Local // Bay Area & State

Is some housing better than none? SF project wins key OK after arguing for break on city’s demands

A blighted lot once home to the Lucky Penny restaurant cleared a major hurdle Thursday toward a long-awaited transformation into 101 apartments in a neighborhood that has seen little new housing development in recent years.

Some six years after the developer, Presidio Bay Ventures, bought the parcel, San Francisco’s Planning Commission unanimously approved legislation allowing the company to pay a $4.5 million fee to meet its affordable-housing obligations, rather than build below-market-rate units on-site.

As the developer grappled with ballooning costs, Thursday’s vote was a make-or-break decision for the project’s viability, the project’s supporters said.

In a scenario emblematic of the difficulties and expense of building housing in San Francisco, Presidio Bay’s Cyrus Sanandaji said it could no longer afford to build below-market-rate units at the site. The debate about the project reflects an ongoing conflict in San Francisco about how much developers should pay to boost affordable housing. Some developers have said that rising fees and high requirements for affordable housing on-site have killed projects, resulting in fewer affordable and market-rate homes as the city struggles with a massive shortage.

Initial projected construction costs at the Lucky Penny site rose from $38 million a little more than two years ago to $49 million today while the firm worked to win approvals for the project at Geary Boulevard and Masonic Avenue. Presidio Bay had originally agreed to rent 23 units at below-market rates, but it now says it would not be able to finance the project under those constraints.

Supervisor Catherine Stefani, who authored the legislation allowing Presidio Bay to instead pay a fee that would satisfy its affordable housing requirements, told the commission that flexibility represented the difference between a 101-unit apartment building and an “unproductive, deteriorating” lot.

“Building housing now is far better than the alternative of letting this site sit vacant,” Stefani told the commission. “We must take action. If we’re going to address this housing crisis, we have to make sure that the projects actually get built.”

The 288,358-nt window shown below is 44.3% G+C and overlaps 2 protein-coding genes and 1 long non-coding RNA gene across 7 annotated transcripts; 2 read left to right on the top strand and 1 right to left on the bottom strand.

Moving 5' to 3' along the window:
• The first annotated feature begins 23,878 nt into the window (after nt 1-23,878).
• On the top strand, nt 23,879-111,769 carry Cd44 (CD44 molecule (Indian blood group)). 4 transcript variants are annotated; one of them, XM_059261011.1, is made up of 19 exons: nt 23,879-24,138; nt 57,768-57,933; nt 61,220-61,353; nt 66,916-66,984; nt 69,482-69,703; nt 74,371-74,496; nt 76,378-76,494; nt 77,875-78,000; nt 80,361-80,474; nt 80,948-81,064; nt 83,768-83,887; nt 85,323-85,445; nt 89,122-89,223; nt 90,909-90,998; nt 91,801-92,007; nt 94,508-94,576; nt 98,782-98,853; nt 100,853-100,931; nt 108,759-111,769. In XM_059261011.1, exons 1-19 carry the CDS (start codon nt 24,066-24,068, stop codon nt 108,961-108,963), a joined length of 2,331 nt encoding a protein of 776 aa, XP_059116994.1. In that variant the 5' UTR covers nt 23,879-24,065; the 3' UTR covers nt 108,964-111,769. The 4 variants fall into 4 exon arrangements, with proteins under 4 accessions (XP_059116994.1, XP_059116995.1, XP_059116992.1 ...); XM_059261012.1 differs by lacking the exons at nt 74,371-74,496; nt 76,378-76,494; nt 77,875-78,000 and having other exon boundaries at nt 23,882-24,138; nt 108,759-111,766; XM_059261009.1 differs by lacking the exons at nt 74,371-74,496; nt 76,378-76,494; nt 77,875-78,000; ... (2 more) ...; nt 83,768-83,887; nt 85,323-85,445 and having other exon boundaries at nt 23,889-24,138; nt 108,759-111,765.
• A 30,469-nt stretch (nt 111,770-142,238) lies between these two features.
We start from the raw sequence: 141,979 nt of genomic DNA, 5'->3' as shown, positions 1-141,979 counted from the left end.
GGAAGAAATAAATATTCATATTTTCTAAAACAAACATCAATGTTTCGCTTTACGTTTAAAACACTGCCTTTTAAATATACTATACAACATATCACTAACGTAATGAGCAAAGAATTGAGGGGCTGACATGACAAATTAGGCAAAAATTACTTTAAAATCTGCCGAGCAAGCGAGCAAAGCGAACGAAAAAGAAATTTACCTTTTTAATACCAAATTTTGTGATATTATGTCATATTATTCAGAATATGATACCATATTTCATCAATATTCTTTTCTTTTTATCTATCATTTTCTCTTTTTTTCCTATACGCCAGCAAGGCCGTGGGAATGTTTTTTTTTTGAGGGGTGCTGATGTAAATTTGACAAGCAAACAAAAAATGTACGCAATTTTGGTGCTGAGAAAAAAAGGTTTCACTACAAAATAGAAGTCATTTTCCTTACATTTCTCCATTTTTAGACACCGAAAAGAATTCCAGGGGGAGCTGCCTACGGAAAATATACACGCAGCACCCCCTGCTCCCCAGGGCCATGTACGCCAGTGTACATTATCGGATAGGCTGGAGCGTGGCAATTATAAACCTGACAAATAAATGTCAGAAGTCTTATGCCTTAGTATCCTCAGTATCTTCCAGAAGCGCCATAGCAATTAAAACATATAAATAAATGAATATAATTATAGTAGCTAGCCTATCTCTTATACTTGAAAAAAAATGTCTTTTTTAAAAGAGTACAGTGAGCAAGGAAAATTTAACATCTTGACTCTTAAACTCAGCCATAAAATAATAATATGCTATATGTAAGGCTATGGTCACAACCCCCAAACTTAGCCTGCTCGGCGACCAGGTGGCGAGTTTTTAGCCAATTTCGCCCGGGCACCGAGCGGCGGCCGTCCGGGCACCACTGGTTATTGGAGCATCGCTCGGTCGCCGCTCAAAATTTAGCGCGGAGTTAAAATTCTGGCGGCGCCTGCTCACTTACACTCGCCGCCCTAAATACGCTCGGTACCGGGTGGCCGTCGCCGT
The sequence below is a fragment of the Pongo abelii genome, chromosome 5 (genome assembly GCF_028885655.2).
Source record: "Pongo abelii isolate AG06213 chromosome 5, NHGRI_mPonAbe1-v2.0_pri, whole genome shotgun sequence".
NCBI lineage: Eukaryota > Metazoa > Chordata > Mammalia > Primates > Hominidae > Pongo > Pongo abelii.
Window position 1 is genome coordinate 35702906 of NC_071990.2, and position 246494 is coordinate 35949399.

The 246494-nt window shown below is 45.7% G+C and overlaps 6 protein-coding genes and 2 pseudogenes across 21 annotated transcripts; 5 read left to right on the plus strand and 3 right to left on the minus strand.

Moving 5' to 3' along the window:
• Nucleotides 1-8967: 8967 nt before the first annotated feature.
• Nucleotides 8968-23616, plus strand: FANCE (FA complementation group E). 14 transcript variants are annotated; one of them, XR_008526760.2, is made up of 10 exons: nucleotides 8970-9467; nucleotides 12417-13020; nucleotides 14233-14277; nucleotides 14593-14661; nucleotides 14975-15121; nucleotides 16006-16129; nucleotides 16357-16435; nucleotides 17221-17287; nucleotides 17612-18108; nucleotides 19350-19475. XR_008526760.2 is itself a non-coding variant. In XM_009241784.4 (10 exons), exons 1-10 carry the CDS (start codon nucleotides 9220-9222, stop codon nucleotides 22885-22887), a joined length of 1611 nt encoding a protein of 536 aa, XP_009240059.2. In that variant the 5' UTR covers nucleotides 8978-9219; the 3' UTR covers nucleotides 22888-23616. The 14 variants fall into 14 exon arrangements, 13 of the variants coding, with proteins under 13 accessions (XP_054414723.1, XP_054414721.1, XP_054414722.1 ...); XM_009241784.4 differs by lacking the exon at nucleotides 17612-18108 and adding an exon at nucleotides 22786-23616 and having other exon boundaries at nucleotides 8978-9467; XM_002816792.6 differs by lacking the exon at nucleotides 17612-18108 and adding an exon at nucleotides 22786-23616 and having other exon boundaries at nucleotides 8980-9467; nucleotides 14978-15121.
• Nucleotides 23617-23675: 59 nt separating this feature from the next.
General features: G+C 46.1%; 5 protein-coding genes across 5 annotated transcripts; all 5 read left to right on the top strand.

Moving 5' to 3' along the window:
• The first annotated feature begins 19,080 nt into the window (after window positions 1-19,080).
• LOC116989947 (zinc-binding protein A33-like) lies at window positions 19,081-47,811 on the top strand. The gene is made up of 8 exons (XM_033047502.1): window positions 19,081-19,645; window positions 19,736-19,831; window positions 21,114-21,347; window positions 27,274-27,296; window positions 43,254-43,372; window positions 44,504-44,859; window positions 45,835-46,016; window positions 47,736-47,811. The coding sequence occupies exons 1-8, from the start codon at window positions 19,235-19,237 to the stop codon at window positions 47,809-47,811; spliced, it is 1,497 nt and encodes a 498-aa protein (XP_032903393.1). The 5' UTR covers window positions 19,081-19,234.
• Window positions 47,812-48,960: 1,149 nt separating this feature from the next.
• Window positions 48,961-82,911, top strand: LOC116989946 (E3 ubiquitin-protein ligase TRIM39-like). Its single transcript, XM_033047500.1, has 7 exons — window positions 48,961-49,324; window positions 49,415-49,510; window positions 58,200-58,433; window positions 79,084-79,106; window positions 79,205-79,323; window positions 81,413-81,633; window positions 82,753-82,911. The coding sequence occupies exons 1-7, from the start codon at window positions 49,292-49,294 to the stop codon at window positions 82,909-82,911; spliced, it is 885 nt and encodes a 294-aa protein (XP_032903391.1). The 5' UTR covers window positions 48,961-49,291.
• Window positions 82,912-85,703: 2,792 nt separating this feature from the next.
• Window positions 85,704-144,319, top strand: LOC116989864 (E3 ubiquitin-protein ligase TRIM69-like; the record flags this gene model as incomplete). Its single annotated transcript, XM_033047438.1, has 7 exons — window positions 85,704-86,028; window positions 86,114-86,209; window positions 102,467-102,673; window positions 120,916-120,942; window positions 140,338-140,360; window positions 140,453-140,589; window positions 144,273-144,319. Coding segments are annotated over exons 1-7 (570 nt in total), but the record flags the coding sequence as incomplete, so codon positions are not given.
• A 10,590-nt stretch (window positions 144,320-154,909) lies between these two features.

The parking-free project sits on major bus lines and next to a grocery store, making it a transit-friendly development where residents could live car-free, planners said.

And while the commission’s approval represents a significant step for the project, Stefani’s legislation still needs to pass the Board of Supervisors. The measure is expected to go before the board’s Land Use Committee early next month, but it’s up to committee Chair Aaron Peskin to choose the date.

A Planning Department staff report recommended Presidio Bay be compelled to build the affordable units on-site. The report argues that existing city policy requires on-site affordable units at projects, like the Lucky Penny site, that receive so-called density bonuses. The project had already won approval to increase its density from 21 units.

The on-site option is also compelling, Commission Vice President Kathrin Moore said, because it can help affordable units be built faster and cheaper, as construction costs continue to rise year after year. Since Presidio Bay is ready to begin construction this year, the units could be built long before officials decide what to do with the fees they collect.

Plus, a building with a mix of people from different economic backgrounds represented “the promise of cities — that we can all live together across income brackets and across life experiences,” said Commissioner Milicent Johnson.

Commissioners were ultimately swayed in part because Stefani said the $4.5 million will be earmarked for affordable housing near the project. They were also receptive to support from seven representatives from the building and construction trades who also urged the commissioners to approve the legislation. Presidio Bay has committed to using only unionized labor to build the 101 units.

The prospect of actually getting housing built in Stefani’s district — which the supervisor admitted has “historically built very little housing” — proved too alluring to resist.

“We are thrilled with the support from the planning commission and look forward to the Board of Supervisors approving the amendment and putting shovels in the ground this year,” said Boe Hayward, a consultant working for Presidio Bay.

Dominic Fracassa is a San Francisco Chronicle staff writer. Email: [email protected] Twitter: @dominicfracassa

麻将游戏大全